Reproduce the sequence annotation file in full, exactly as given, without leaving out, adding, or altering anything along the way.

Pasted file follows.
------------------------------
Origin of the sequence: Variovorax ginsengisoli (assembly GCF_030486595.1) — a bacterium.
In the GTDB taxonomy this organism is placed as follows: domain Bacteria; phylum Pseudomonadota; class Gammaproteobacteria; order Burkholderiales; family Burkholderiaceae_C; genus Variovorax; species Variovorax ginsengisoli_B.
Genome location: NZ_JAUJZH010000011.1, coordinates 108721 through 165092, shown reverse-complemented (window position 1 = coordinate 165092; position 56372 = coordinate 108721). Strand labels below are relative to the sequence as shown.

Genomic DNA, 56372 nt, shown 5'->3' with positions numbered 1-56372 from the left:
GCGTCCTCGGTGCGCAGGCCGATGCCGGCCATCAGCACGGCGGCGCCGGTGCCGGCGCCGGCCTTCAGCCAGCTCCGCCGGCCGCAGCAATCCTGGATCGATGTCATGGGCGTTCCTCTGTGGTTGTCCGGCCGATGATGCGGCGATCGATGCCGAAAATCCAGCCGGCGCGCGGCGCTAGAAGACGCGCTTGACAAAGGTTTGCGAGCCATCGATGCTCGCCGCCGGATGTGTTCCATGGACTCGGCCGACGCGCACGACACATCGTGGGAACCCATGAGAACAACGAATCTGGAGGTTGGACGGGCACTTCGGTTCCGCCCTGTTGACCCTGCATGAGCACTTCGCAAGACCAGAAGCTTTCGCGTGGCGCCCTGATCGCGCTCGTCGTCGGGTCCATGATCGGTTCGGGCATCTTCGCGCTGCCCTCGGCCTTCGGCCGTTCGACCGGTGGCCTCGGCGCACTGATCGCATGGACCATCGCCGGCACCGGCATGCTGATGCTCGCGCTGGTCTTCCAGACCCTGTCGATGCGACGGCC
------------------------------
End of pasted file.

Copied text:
Origin of the sequence: Variovorax ginsengisoli (assembly GCF_030486595.1) — a bacterium.
In the GTDB taxonomy this organism is placed as follows: domain Bacteria; phylum Pseudomonadota; class Gammaproteobacteria; order Burkholderiales; family Burkholderiaceae_C; genus Variovorax; species Variovorax ginsengisoli_B.
Genome location: NZ_JAUJZH010000011.1, coordinates 108721 through 165092, shown reverse-complemented (window position 1 = coordinate 165092; position 56372 = coordinate 108721). Strand labels below are relative to the sequence as shown.

Genomic DNA, 56372 nt, shown 5'->3' with positions numbered 1-56372 from the left:
GCGTCCTCGGTGCGCAGGCCGATGCCGGCCATCAGCACGGCGGCGCCGGTGCCGGCGCCGGCCTTCAGCCAGCTCCGCCGGCCGCAGCAATCCTGGATCGATGTCATGGGCGTTCCTCTGTGGTTGTCCGGCCGATGATGCGGCGATCGATGCCGAAAATCCAGCCGGCGCGCGGCGCTAGAAGACGCGCTTGACAAAGGTTTGCGAGCCATCGATGCTCGCCGCCGGATGTGTTCCATGGACTCGGCCGACGCGCACGACACATCGTGGGAACCCATGAGAACAACGAATCTGGAGGTTGGACGGGCACTTCGGTTCCGCCCTGTTGACCCTGCATGAGCACTTCGCAAGACCAGAAGCTTTCGCGTGGCGCCCTGATCGCGCTCGTCGTCGGGTCCATGATCGGTTCGGGCATCTTCGCGCTGCCCTCGGCCTTCGGCCGTTCGACCGGTGGCCTCGGCGCACTGATCGCATGGACCATCGCCGGCACCGGCATGCTGATGCTCGCGCTGGTCTTCCAGACCCTGTCGATGCGACGGCC